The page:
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Good lunchboxes are based on four things: How parents can prepare healthy food and keep costs down

Good lunchboxes are based on 4 things: here's how parents can prepare healthy food and keep costs down
Lunchboxes should contain a mix of foods for energy, growth and health. Credit: Antoni Shkraba/ Pixels, CC BY

Heading back to school is a time of great anticipation for many families, but it is not without challenges. One of the big challenges is preparing healthy, easy, affordable and appealing lunchboxes.

Lunchboxes are vital for supporting children's energy levels throughout the school day, which in turn helps maintain their concentration.

What does a healthy lunchbox contain? How can you keep it fresh, while also keeping costs down?

Making a healthy lunchbox

A healthy well-balanced lunchbox should have four things:

1. food for energy: these foods have carbohydrates for energy to learn and play. This could be sandwiches, wraps, pasta or rice dishes

2. food for growth: these foods have protein to support growing bodies and minds. This could be lean meats, eggs, beans or dairy

3. food for health: these foods have vitamins and minerals to support healthy immune systems and include fruits and vegetables in a variety of colors

4. something to drink: water, milk or milk alternatives are the best choices. Do not give your children , including juice, cordial or as they can lead to dental issues. If your child has trouble drinking plain water, try different bottles or cups. Some kids are more likely to drink from a strawed or spouted bottle. You can also try adding in a few drops of colorful fresh vegetable juice such as beetroot to make the water pink.

Choose snacks wisely

Most kids will eat a treat food over the core foods listed above (just like most adults). These foods are fun and yummy but not the best choice for sustained energy and focus at school everyday.

So try and avoid snacks like fruit bars and straps, which are low in fiber, fluids, vitamins and minerals, and high in sugar. Also avoid dairy desserts such as custard pouches, biscuits, and muesli bars that are often high in fat and sugar and don't need to be included in the lunchbox.

While homemade snacks like pikelets, scrolls or homemade dip are ideal and more cost effective, pre-packaged options can be a lifesaver for time-pressed parents.

When choosing packaged snacks, look for items under 600 kilojoules per serving, low in saturated fat (less than 2 grams per serving) and containing fiber (more than 1 gram per serving).

Also look for nutrient-dense ingredients like low-fat dairy, wholegrains, fruits, vegetables, or beans to provide a more balanced snack selection. Good options include popcorn, dried fruit boxes, wholegrain crackers and cheese, mini rice cakes, tinned fruit cups and yogurts without added sugars.

Keep lunch boxes easy

Try to make school food easy to handle and eat.

For , cut up large pieces of fruit and vegetables, quarter sandwiches and choose things with easy-to-open packaging.

Involve your children in preparing and packing the lunchbox or show them the final product so they know its contents. This means the child is not surprised by the contents. They are also more likely to eat a meal they helped make.

Keep things fresh

Food can sit in lunchboxes for hours, so it's important to keep it fresh. To help keep it as cool you can:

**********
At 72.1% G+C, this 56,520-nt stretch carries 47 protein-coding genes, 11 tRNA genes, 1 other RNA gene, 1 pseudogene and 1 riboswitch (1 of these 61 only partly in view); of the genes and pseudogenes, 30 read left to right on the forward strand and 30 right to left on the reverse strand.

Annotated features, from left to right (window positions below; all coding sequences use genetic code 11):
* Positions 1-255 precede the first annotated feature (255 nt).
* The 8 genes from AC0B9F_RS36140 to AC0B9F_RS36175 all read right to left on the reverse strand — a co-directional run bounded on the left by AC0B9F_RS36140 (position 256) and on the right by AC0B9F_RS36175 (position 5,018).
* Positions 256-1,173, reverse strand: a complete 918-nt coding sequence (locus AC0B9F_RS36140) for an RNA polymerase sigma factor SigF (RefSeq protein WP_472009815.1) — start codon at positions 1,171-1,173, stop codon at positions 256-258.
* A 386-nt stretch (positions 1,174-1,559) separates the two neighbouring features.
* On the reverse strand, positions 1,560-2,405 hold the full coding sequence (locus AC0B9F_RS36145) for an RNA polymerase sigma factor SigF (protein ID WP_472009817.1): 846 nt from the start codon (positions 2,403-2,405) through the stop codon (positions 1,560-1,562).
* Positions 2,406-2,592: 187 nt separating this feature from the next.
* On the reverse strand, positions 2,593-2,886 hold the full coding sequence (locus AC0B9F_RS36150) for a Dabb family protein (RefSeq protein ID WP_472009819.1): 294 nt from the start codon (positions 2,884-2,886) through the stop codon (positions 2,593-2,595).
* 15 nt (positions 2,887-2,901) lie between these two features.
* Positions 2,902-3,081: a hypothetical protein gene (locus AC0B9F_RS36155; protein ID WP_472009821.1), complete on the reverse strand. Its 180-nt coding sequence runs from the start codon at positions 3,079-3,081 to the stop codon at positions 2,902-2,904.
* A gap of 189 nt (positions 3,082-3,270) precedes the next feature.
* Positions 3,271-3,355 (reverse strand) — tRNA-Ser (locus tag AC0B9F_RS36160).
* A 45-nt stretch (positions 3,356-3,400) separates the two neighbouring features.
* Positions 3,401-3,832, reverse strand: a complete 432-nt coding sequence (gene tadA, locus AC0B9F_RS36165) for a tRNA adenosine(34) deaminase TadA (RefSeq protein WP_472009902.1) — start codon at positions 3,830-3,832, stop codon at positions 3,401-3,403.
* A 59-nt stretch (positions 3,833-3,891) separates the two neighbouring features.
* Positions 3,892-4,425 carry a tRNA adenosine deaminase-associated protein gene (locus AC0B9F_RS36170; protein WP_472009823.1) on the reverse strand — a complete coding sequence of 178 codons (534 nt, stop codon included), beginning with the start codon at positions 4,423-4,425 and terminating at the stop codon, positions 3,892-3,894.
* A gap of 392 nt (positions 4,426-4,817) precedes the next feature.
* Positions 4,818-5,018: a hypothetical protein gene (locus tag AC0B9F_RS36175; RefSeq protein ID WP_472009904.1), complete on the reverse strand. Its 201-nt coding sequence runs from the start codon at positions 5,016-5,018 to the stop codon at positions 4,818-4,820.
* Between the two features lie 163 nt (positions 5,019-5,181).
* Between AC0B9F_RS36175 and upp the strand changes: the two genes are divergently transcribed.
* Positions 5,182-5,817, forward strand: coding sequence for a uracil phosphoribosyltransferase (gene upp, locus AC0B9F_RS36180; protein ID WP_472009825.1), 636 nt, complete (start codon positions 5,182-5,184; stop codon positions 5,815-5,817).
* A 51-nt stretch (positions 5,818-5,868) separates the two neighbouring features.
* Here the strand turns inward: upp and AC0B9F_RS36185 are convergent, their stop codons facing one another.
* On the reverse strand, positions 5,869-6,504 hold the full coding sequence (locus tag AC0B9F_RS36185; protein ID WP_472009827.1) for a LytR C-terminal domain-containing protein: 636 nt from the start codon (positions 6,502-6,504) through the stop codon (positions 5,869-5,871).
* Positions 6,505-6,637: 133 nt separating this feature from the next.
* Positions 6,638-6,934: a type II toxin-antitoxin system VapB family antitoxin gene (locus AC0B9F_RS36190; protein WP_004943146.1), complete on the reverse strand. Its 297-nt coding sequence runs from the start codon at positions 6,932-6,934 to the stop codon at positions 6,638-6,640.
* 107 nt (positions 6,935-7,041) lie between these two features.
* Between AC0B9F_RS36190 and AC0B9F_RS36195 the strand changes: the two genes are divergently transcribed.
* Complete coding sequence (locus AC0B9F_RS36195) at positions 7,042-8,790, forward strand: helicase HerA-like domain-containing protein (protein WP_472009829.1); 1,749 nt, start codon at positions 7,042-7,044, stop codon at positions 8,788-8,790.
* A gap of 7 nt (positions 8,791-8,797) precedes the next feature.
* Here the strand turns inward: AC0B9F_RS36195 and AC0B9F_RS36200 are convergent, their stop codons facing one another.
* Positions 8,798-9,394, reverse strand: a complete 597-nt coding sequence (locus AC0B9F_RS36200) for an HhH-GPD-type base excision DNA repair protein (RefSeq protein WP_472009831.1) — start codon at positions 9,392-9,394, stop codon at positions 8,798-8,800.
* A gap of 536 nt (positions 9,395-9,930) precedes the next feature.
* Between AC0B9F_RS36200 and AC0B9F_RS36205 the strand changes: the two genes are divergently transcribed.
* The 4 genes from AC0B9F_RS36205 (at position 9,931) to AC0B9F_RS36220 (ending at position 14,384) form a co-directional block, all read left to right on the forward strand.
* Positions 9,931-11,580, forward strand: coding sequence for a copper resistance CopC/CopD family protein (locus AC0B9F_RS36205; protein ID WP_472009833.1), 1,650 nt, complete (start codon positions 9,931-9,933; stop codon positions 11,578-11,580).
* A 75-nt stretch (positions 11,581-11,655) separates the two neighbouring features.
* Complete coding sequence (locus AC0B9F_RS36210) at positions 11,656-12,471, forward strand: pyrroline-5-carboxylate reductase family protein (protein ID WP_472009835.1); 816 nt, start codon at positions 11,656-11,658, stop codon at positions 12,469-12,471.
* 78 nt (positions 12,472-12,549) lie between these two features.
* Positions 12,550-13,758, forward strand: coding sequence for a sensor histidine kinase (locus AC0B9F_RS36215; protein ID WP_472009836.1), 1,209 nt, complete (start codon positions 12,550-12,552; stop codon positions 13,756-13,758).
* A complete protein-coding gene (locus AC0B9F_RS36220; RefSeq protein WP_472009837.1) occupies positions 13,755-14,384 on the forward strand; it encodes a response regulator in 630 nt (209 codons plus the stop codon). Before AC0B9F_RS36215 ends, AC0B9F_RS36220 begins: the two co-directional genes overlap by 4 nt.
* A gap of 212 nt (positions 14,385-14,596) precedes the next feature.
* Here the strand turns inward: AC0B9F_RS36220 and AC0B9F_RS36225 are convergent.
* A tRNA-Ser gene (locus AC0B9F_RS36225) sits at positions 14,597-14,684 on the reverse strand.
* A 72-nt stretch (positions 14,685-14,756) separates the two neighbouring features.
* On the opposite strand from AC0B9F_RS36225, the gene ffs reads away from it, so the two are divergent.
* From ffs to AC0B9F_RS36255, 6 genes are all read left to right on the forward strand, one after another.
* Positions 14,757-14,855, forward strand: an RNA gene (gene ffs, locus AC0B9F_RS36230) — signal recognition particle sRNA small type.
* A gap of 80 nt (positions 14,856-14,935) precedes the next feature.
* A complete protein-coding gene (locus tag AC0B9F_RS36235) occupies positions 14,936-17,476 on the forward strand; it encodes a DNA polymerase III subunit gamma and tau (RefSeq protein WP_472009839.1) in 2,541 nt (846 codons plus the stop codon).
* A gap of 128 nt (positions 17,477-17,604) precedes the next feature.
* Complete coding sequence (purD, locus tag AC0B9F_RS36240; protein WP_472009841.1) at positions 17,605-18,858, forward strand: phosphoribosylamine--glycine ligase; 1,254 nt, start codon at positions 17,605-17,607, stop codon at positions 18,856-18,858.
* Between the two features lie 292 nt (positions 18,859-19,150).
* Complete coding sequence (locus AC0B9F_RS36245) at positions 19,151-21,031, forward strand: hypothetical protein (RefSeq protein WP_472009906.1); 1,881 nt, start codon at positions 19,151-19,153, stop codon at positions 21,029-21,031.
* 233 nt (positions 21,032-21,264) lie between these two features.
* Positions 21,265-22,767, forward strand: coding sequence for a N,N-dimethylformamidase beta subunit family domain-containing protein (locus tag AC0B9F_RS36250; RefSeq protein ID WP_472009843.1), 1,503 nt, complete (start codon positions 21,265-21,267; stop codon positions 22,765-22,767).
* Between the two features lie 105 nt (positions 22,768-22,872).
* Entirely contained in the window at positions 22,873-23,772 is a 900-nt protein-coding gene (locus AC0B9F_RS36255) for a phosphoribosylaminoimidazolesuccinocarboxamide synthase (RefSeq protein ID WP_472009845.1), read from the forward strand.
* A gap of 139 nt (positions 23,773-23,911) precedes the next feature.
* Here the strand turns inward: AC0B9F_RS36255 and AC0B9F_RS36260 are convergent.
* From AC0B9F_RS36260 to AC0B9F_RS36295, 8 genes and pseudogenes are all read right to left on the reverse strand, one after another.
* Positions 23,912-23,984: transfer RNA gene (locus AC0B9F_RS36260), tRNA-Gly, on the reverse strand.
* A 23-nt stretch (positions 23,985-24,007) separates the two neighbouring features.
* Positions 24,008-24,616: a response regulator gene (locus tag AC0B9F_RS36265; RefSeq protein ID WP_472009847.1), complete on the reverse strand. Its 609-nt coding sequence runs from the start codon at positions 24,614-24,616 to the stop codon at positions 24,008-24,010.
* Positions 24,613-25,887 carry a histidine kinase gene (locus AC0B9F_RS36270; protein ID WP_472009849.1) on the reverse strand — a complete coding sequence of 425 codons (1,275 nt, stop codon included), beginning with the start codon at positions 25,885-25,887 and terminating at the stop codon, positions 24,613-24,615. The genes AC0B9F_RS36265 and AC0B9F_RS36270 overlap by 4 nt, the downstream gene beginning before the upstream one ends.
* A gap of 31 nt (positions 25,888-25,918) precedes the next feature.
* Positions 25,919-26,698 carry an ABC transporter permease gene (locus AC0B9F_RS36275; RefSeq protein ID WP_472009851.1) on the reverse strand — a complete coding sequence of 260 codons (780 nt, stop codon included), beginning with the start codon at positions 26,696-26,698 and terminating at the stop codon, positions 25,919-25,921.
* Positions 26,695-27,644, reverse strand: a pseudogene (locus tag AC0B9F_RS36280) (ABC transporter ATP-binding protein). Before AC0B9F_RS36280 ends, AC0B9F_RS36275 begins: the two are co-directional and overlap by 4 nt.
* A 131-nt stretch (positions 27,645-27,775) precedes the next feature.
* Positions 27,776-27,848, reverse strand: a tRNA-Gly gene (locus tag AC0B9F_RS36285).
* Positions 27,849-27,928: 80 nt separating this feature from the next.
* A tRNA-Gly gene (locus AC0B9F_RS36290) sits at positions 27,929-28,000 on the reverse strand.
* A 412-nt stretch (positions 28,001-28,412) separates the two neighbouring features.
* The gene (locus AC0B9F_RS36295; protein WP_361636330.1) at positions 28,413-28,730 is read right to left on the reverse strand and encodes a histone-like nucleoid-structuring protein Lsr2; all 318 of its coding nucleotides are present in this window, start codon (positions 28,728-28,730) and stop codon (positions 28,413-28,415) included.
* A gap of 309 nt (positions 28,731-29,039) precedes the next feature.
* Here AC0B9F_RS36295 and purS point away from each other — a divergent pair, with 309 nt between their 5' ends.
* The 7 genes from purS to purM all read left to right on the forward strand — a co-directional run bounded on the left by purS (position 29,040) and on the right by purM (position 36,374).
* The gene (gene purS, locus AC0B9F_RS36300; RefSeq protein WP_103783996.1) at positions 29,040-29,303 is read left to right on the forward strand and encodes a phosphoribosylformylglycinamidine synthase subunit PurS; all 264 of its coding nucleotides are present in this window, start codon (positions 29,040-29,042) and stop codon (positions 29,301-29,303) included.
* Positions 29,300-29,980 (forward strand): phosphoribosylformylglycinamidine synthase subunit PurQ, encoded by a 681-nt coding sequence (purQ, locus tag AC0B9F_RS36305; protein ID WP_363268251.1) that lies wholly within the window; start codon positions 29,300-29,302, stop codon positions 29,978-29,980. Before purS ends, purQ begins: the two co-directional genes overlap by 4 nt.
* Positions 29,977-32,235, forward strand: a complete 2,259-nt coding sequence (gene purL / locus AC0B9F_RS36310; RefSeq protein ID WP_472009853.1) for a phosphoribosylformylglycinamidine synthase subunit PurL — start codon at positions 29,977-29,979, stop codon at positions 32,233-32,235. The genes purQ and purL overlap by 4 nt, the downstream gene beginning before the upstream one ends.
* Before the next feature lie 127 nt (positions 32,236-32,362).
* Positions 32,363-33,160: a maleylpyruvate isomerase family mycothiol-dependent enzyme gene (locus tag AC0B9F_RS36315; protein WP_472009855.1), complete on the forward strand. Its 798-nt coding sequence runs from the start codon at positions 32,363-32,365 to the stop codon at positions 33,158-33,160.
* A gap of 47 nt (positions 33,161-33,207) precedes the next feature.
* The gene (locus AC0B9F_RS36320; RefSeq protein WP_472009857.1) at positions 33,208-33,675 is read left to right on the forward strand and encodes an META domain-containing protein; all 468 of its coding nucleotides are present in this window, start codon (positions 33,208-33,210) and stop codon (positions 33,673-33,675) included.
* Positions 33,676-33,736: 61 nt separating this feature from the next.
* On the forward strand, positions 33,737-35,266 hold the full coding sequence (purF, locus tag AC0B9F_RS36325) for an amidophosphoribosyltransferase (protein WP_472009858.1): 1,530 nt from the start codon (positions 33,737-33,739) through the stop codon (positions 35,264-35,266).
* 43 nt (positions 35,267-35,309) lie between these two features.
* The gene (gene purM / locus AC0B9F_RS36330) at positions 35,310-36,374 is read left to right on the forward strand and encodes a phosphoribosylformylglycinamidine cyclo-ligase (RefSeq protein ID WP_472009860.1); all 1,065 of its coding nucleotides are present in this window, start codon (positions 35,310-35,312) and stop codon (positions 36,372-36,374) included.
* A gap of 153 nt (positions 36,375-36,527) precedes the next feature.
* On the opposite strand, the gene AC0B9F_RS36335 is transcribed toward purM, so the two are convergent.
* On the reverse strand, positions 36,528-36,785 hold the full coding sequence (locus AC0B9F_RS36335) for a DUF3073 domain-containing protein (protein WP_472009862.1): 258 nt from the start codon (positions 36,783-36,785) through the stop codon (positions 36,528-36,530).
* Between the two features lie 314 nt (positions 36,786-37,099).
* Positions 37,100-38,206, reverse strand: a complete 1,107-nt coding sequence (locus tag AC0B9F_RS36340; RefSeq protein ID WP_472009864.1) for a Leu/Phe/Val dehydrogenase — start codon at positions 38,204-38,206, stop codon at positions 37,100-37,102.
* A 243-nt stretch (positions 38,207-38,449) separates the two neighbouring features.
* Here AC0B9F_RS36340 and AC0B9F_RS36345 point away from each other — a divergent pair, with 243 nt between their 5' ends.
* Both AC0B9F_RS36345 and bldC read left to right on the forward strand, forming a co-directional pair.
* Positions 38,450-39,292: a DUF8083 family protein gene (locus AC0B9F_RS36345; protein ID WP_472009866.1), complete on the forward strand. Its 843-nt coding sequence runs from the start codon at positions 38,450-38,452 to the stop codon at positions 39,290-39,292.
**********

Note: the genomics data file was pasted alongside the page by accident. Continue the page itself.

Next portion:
• use an insulated lunchbox and ice pack. Pack the ice pack next to items prone to spoilage
  • if you are preparing the lunchbox the day before, store it in the fridge overnight
  • ask your kids to keep lunchboxes in their school bags, away from and heat
  • also consider freezing water bottles overnight to provide a cool and refreshing drink for hot days
  • if you know it's going to be a particularly hot day or your child is going to be out and about with their lunch box, choose foods that don't have to be kept cool. For example, baked beans, tetra pack milk, wholegrain crackers and diced fruit cups. Also consider uncut and whole raw and vegetables such as an apple or orange, baby carrots, baby cucumbers or cherry tomatoes.

Keep costs down

There are several ways you can try to keep costs down when buying school lunch supplies:

  • follow the Australian Dietary Guidelines. A 2023 study suggests maintaining a —along the lines of the guidelines—could save A$160 off a family of four's fortnightly shopping bill
  • choose seasonal fruits and vegetables for the freshest items at lowest cost
  • take advantage of special deals or bulk purchases, especially for your child's favorite or things with a long shelf-life like canned or frozen foods
  • bake items such as scrolls or muesli bars and freeze in bulk when time allows. The One Handed Cooks have healthy recipes for all ages that are wallet and freezer friendly
  • use dinner leftovers as next-day lunches
  • keep an eye on your child's lunchbox to see what they eat. They may eat less during lunchtime but need a snack later. Adjust the lunchbox contents based on their hunger level and have a post-school snack prepared to avoid unnecessary waste.

For more ideas on managing lunchboxes, check out the Grow&Go Toolbox. Nutrition Australia also has some great suggestions for balancing your child's lunchbox.

Provided by The Conversation

This article is republished from The Conversation under a Creative Commons license. Read the original article.The Conversation

Citation: Good lunchboxes are based on four things: How parents can prepare healthy food and keep costs down (2024, January 23) retrieved 24 April 2024 from
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